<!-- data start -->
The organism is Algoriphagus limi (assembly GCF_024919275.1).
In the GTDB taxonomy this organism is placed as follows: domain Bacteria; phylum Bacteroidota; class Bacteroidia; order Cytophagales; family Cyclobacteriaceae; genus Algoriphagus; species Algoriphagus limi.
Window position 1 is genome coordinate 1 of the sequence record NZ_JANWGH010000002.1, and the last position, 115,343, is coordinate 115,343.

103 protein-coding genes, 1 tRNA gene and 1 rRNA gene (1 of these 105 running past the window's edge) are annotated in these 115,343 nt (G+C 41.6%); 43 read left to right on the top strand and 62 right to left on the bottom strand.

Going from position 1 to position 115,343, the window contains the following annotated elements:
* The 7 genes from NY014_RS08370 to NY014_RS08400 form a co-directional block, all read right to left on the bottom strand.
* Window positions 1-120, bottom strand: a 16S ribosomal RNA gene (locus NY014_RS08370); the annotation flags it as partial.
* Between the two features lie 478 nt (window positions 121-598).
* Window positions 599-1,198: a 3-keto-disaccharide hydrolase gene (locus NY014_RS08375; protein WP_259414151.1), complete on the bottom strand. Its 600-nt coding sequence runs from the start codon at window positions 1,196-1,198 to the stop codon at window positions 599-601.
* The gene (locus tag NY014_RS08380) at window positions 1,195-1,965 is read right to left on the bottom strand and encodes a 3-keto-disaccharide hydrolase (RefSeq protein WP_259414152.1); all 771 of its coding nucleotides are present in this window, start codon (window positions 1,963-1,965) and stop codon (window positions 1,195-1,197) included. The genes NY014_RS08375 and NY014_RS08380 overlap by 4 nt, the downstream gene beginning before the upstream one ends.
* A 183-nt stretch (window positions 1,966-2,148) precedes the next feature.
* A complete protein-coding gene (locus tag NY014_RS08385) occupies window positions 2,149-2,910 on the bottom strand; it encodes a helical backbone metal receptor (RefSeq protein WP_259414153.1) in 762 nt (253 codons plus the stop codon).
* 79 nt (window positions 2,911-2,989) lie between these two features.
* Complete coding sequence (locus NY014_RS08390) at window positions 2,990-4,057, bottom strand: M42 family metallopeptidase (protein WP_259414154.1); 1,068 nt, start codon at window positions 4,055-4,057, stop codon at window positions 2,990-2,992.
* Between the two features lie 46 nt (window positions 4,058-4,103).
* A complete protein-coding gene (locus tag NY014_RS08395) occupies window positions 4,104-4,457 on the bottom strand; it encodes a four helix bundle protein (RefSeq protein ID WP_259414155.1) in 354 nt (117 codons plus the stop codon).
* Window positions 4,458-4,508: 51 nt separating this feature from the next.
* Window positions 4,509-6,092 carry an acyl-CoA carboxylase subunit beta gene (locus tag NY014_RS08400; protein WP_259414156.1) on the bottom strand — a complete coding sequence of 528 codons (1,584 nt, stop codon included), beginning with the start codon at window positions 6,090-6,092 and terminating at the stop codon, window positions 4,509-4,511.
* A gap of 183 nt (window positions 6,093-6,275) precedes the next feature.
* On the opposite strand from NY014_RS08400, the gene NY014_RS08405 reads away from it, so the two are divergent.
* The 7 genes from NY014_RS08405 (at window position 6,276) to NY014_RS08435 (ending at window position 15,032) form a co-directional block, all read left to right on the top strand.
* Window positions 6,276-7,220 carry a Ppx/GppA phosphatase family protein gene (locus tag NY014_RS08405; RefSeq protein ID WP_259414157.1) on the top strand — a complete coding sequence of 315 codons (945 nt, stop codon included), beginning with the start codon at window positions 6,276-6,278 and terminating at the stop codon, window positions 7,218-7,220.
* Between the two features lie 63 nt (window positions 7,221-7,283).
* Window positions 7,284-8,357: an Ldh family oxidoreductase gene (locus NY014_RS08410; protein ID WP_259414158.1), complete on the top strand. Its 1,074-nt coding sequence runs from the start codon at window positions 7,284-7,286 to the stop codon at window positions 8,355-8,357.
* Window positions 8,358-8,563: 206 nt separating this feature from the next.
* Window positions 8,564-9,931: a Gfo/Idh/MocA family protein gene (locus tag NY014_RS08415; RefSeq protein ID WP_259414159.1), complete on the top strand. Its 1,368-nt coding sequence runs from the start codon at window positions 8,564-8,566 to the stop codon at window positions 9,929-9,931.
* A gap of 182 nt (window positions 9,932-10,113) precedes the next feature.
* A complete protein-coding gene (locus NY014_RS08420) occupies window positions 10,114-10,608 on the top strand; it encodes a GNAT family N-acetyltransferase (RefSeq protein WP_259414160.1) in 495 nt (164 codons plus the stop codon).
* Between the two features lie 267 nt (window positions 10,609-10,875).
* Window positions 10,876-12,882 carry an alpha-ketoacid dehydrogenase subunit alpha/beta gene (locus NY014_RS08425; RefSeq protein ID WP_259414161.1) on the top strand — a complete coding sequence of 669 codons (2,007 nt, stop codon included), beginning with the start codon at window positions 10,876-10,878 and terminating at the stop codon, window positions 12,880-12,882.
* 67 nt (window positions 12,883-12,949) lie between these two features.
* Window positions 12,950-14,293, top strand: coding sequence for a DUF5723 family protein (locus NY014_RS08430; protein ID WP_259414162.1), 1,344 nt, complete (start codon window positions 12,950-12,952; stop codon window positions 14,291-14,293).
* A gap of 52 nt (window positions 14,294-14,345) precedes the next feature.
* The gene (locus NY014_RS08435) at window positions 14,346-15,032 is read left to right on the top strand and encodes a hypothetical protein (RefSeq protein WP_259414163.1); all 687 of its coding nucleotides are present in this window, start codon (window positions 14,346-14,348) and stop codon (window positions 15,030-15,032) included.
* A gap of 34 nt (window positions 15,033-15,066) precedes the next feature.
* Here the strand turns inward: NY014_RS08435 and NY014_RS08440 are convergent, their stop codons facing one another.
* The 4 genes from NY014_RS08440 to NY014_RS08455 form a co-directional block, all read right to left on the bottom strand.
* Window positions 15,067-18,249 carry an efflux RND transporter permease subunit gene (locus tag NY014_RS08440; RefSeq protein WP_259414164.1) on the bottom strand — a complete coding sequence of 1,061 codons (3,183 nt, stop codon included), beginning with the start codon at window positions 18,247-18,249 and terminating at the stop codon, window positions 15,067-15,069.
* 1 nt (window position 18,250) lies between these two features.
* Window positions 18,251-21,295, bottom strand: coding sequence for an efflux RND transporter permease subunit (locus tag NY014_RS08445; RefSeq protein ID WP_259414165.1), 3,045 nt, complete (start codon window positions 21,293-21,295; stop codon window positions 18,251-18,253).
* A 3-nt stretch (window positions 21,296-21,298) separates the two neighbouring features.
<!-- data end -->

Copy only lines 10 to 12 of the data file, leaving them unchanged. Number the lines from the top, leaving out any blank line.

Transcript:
* The gene (locus tag NY014_RS08380) at window positions 1,195-1,965 is read right to left on the bottom strand and encodes a 3-keto-disaccharide hydrolase (RefSeq protein WP_259414152.1); all 771 of its coding nucleotides are present in this window, start codon (window positions 1,963-1,965) and stop codon (window positions 1,195-1,197) included. The genes NY014_RS08375 and NY014_RS08380 overlap by 4 nt, the downstream gene beginning before the upstream one ends.
* A 183-nt stretch (window positions 1,966-2,148) precedes the next feature.
* A complete protein-coding gene (locus tag NY014_RS08385) occupies window positions 2,149-2,910 on the bottom strand; it encodes a helical backbone metal receptor (RefSeq protein WP_259414153.1) in 762 nt (253 codons plus the stop codon).